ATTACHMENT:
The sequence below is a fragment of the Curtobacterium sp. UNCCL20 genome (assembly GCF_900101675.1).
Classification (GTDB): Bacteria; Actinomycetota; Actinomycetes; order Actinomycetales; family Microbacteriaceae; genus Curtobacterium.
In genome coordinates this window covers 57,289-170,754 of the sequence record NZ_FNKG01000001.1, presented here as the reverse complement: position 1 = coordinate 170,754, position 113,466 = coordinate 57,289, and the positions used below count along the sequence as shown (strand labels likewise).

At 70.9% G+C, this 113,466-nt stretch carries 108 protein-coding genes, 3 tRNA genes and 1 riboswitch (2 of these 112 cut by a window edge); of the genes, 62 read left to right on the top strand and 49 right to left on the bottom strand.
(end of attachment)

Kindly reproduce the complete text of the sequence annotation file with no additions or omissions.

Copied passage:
The sequence below is a fragment of the Curtobacterium sp. UNCCL20 genome (assembly GCF_900101675.1).
Classification (GTDB): Bacteria; Actinomycetota; Actinomycetes; order Actinomycetales; family Microbacteriaceae; genus Curtobacterium.
In genome coordinates this window covers 57,289-170,754 of the sequence record NZ_FNKG01000001.1, presented here as the reverse complement: position 1 = coordinate 170,754, position 113,466 = coordinate 57,289, and the positions used below count along the sequence as shown (strand labels likewise).

At 70.9% G+C, this 113,466-nt stretch carries 108 protein-coding genes, 3 tRNA genes and 1 riboswitch (2 of these 112 cut by a window edge); of the genes, 62 read left to right on the top strand and 49 right to left on the bottom strand.